It’s Cotton Top Tamarin Day and our cotton tops Katy and Rufus had a ball as we celebrate the critically endangered species.
To mark the occasion, keepers filled small hanging baskets with mealworms and hay to encourage the pair to forage for their treats. And the duo, who joined us in May 2017, had a swinging time!
Head of Upper Primates Pat Stevens, who filmed the couple with the help of Senior Keeper Sian-Leigh Simner, said: “Katy and Rufus had a great time searching for their surprises.
“It’s wonderful to have these critically endangered primates here at Dudley where visitors can see them up close and learn more about the species. Hopefully Katy and Rufus will get plenty of visitors on their special day.”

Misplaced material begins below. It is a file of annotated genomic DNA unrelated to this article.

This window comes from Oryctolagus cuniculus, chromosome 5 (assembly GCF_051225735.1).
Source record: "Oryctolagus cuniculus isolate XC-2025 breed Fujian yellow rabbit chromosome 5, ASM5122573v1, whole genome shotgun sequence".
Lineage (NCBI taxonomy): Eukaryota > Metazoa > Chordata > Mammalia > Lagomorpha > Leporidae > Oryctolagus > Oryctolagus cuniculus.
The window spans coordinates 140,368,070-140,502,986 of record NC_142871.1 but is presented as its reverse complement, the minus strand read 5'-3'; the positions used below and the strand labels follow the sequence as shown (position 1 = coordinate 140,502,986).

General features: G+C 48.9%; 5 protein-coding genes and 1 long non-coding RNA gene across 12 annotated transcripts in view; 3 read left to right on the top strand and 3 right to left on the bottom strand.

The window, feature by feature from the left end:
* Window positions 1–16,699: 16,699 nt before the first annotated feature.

So called because of the flowing white fur on its head, cotton tops are one of the most endangered primates in the world and are only found in the rainforests of north western Colombia in South America.
August 15 is a national holiday in Columbia thanks to the on-site conservation work of Proyecto Titi, a program which carries out field research and encourages schools and the local community to help preserve the species.
Cotton tops were declared endangered in 1973 due to the exportation of 20,000-40,000 tamarins being sent to America for biomedical research.
Now listed as critically endangered on the IUCN Red List, cotton top tamarins have suffered a severe decline in recent years, mainly due to deforestation for agriculture, which has destroyed more than 75 per cent of their natural habitat and there are thought to be less than 6,000 left in the wild.
Cotton tops can live for about 13 years in the wild and up to 24 in captivity. They have more than 38 distinct sounds to communicate with family members.